We are at a crossroads. With the Night Tube held up in negotiations, a new report from the Institute of Alcohol Studies (IAS) – which claims that alcohol is placing an unnecessary strain on emergency services – is now being exploited by those who want to see a reduction in pub, bar and club licensing hours and opening times.
Over the past few years, there has been an increasingly shrill debate about alcohol. It emerged in health policy circles but has now converged with discussions around policing, licensing and cities. Alcohol, like tobacco and sugar, is in the firing line and, when police discuss it at a local level, the term “alcohol-harm” is often the one used. Few mention the history of civilisation and the role alcohol has played in commemorations, births, weddings, celebrations of all kinds, or Plato’s Symposium, or any other reference. Instead, we only hear negative stories.
Cuts to policing have indeed placed significant pressures on the force. However, targeting the night-time economy is not the right solution. In the IAS report, a “police sergeant” makes all sorts of claims and subjective statements, such as “all-night drinking has… changed the face of the UK for the worse” with “non-stop fights” all night in the city and then “domestics… when they get home”. All police time, he argues, is taken up dealing with the “fallout from the night-time economy” and they no longer have time to “catch burglars”.
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What is not mentioned anywhere in the IAS report is that, in the 10 years since the Licensing Act came into force – which allowed for more flexibility in pub, bar and nightclub opening times, and potentially 24-hour drinking – there has been no evidence of the emergence of a new, violent “binge drinking Britain”. In fact, according to research by the Institute of Economic Affairs’ Christopher Snowdon, since 2005, per capita alcohol consumption has fallen 17 per cent, rates of “binge drinking” have decreased (with the biggest drop among 16-24 year olds), the rate of violent crime has plummeted by 40 per cent, and alcohol-related A&E admissions have remained flat. Rates of teetotalism are now as high among 16 to 24 year-olds as they are among pensioners.
Of course, being abusive or violent is unacceptable – whether the individual has been drinking or not – and when health workers or the police come into contact with the nastier varieties we can all understand that it is unpleasant. However, it is important to ensure we have a sober debate about the reality of our streets and social life today. Back in the 1980s when I first started going out, there were raging battles in the streets after 11pm pub closing time. These days, young people are more likely to be tweeting about their ginger blossom-induced non-alcoholic cocktail while trying various international street food samples at a pop-up experience.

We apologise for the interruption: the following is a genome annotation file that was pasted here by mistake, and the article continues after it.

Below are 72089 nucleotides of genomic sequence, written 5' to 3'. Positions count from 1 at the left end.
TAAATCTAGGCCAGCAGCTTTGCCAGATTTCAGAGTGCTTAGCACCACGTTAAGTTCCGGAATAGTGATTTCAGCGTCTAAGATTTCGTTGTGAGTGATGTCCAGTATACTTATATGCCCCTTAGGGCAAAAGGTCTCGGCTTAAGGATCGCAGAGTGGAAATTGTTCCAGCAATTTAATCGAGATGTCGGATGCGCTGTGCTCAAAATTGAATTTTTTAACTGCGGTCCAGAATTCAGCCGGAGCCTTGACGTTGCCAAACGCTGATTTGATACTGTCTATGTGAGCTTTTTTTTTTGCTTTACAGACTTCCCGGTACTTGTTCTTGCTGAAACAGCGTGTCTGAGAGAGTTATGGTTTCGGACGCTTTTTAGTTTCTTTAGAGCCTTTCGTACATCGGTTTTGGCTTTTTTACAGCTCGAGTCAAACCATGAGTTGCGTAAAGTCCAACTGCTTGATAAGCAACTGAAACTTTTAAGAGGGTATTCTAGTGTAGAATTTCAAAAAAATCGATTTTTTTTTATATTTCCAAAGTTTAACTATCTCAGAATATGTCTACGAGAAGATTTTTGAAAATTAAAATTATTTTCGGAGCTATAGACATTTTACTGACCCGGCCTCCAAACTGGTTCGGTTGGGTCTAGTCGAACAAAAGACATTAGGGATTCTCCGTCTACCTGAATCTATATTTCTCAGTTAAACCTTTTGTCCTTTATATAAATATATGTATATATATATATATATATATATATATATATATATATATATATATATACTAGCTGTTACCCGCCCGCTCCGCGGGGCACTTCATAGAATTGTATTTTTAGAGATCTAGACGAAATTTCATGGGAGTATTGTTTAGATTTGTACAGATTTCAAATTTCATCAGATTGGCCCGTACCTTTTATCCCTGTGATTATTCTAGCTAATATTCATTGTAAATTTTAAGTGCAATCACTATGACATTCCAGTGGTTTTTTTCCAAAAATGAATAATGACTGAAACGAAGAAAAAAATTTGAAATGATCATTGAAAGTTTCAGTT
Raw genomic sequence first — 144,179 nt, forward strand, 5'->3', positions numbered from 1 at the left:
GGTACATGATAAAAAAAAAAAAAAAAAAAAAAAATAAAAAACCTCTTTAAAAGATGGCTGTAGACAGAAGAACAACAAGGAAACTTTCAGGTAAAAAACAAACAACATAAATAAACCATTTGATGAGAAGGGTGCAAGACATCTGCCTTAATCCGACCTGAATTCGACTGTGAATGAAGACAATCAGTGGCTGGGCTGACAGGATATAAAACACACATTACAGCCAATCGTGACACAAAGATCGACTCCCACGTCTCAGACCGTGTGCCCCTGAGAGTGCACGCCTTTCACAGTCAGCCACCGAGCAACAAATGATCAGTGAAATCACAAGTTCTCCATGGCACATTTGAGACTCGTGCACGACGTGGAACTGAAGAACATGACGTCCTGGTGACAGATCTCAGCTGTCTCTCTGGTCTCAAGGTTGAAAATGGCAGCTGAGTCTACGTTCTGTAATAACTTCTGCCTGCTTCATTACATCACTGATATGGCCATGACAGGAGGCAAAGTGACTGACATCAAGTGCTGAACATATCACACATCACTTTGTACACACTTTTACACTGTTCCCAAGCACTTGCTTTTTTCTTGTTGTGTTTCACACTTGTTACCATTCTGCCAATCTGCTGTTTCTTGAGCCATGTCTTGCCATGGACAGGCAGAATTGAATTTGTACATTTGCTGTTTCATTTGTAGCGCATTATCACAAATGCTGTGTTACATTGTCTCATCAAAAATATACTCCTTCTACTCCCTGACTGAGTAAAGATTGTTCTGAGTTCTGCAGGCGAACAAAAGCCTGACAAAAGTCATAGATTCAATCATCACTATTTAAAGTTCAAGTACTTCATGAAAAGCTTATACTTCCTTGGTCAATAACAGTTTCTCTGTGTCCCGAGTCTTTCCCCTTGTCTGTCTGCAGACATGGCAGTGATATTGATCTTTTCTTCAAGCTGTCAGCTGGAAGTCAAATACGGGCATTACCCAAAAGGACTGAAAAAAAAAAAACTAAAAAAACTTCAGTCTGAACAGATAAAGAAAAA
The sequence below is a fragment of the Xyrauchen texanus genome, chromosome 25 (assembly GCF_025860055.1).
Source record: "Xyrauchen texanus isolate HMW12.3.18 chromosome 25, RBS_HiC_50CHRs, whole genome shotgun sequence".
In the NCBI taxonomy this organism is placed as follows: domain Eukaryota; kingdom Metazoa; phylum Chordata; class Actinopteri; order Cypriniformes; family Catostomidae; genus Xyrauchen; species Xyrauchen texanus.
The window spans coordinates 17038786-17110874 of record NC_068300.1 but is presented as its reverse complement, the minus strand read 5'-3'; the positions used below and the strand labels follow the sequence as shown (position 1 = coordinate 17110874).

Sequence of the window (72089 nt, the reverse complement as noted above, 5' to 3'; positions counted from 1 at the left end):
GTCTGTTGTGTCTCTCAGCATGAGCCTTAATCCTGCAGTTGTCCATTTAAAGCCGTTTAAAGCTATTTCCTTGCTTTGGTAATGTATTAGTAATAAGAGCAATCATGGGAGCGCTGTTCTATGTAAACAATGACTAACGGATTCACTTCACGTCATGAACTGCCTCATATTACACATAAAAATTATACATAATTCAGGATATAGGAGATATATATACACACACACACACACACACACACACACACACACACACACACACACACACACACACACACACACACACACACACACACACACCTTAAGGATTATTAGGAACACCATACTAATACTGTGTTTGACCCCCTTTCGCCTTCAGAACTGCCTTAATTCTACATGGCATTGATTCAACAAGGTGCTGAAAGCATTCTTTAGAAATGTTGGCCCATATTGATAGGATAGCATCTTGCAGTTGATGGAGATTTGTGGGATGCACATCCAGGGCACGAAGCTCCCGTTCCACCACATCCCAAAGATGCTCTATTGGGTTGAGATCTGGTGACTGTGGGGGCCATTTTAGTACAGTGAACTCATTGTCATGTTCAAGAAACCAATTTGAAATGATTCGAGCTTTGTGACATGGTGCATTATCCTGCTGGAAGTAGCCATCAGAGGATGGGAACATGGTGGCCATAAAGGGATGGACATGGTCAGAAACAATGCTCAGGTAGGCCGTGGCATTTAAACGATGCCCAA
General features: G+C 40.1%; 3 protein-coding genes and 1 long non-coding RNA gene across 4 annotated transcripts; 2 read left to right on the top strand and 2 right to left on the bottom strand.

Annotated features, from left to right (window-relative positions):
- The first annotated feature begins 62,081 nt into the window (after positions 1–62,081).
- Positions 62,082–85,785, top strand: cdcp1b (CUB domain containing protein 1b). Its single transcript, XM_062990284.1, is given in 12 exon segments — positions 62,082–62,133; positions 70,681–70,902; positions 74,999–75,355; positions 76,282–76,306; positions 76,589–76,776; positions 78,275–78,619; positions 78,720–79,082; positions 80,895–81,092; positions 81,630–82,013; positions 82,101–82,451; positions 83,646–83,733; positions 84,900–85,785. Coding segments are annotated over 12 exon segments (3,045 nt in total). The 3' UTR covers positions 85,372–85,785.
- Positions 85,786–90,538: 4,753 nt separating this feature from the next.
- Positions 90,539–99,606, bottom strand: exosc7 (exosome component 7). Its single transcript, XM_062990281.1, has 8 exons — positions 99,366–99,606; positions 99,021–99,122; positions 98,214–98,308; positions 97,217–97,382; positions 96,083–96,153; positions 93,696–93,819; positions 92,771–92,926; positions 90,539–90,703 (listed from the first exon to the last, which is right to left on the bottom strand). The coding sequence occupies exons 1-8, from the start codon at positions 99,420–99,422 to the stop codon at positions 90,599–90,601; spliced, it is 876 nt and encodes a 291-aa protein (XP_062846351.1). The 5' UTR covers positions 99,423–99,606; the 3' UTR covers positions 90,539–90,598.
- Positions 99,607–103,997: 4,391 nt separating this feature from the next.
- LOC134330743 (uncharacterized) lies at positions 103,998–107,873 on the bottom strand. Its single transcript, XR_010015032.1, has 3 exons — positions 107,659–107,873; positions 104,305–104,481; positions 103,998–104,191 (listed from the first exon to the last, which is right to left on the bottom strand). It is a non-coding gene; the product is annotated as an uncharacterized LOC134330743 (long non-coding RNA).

The reality is that most venues do not operate anywhere close to a 24-hour license regime and many only opened for an extra hour when the Licensing Act was introduced 10 years ago. In fact, we need more flexibility in licensing, as so many venues have come under pressure, particularly in London. Unlike in forward-looking cities like Paris, Berlin and Barcelona, where you can order a croissant and a glass of wine at six in the morning without riots ensuing, having a “curfew” time in Britain – with most venues closing at the same time – puts pressure on all sorts of resources.
Rather than trying to blame a sector because of the fear of cuts, it would be more beneficial if London and other cities across the UK had a forward-thinking discussion about how night-time economy entrepreneurs can work with police, transport services, housing authorities, and agencies responsible for tourism to shine a light on the UK as a beacon for choice and excellence. Other cities are doing exactly this. I recently spoke at a conference in Washington, DC entitled “Music Cities”, where US under-secretary of transport Peter Rogoff spoke of the essential nature of the night-time economy and the importance of everyone working together.
For the benefits of a vibrant night-time economy have been widely seen and understood elsewhere. From Nashville and Austin, to New York and Melbourne, cities are enhanced both culturally and economically by this creative industry. An economic assessment of the night-time economy in Yarra, Southern Australia found that the ratio of benefits to costs was an impressive three to one.
So let’s not put the best and brightest off relocating to London by demanding a step back to 1950s Britain. We need the business visitors and tourists that – combined with our own residents – engage in 300m visits per year to night-time establishments across the UK. We need the rich cultural and economic creativity these establishments have helped forge, from the Beatles to Tinie Tempah and Adele. If people behave illegally, they should be punished by the law, but we should not exaggerate the extent of the problem and should allow the night-time industry to play its role in dealing with it. We know what a city looks like without a night-time – it’s called Detroit.
Fortunately, the mayor of London has backed the creation of a night-time economy champion, who will be able to navigate some of these thorny and tough discussions. We are in discussions with the mayor’s team and have engaged Mirik Milan, night-time mayor of Amsterdam, and Lutz Leichsenring of Berlin’s Club Commission in a dialogue about what works well in their respective cities to help inform decisions in London. This is an important moment for the future of London and the whole of the UK.